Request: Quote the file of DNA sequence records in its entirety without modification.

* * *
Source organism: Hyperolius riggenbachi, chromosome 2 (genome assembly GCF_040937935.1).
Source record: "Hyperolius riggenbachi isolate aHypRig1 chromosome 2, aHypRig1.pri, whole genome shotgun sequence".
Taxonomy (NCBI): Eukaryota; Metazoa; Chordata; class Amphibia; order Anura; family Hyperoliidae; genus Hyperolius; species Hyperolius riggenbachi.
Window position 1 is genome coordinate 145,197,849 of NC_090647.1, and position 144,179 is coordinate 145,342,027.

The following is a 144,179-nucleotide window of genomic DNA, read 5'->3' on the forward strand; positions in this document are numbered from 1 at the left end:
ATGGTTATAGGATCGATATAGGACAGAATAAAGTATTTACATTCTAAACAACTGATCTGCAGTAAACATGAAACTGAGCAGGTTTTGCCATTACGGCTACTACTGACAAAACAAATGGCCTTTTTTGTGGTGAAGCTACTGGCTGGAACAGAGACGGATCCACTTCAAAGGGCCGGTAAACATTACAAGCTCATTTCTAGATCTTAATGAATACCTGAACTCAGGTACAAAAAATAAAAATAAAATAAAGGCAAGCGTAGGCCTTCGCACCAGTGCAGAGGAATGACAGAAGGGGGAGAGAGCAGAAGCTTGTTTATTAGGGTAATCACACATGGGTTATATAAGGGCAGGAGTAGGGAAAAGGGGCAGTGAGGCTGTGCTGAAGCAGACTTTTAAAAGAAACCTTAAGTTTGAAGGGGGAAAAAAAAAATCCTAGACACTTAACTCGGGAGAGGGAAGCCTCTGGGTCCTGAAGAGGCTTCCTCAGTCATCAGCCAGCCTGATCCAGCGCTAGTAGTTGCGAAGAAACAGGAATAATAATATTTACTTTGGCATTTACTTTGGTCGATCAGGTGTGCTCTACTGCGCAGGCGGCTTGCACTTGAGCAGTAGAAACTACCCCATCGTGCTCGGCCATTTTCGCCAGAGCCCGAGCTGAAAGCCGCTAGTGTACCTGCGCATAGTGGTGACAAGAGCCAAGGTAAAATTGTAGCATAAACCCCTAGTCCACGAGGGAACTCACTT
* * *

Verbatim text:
Source organism: Hyperolius riggenbachi, chromosome 2 (genome assembly GCF_040937935.1).
Source record: "Hyperolius riggenbachi isolate aHypRig1 chromosome 2, aHypRig1.pri, whole genome shotgun sequence".
Taxonomy (NCBI): Eukaryota; Metazoa; Chordata; class Amphibia; order Anura; family Hyperoliidae; genus Hyperolius; species Hyperolius riggenbachi.
Window position 1 is genome coordinate 145,197,849 of NC_090647.1, and position 144,179 is coordinate 145,342,027.

The following is a 144,179-nucleotide window of genomic DNA, read 5'->3' on the forward strand; positions in this document are numbered from 1 at the left end:
ATGGTTATAGGATCGATATAGGACAGAATAAAGTATTTACATTCTAAACAACTGATCTGCAGTAAACATGAAACTGAGCAGGTTTTGCCATTACGGCTACTACTGACAAAACAAATGGCCTTTTTTGTGGTGAAGCTACTGGCTGGAACAGAGACGGATCCACTTCAAAGGGCCGGTAAACATTACAAGCTCATTTCTAGATCTTAATGAATACCTGAACTCAGGTACAAAAAATAAAAATAAAATAAAGGCAAGCGTAGGCCTTCGCACCAGTGCAGAGGAATGACAGAAGGGGGAGAGAGCAGAAGCTTGTTTATTAGGGTAATCACACATGGGTTATATAAGGGCAGGAGTAGGGAAAAGGGGCAGTGAGGCTGTGCTGAAGCAGACTTTTAAAAGAAACCTTAAGTTTGAAGGGGGAAAAAAAAAATCCTAGACACTTAACTCGGGAGAGGGAAGCCTCTGGGTCCTGAAGAGGCTTCCTCAGTCATCAGCCAGCCTGATCCAGCGCTAGTAGTTGCGAAGAAACAGGAATAATAATATTTACTTTGGCATTTACTTTGGTCGATCAGGTGTGCTCTACTGCGCAGGCGGCTTGCACTTGAGCAGTAGAAACTACCCCATCGTGCTCGGCCATTTTCGCCAGAGCCCGAGCTGAAAGCCGCTAGTGTACCTGCGCATAGTGGTGACAAGAGCCAAGGTAAAATTGTAGCATAAACCCCTAGTCCACGAGGGAACTCACTT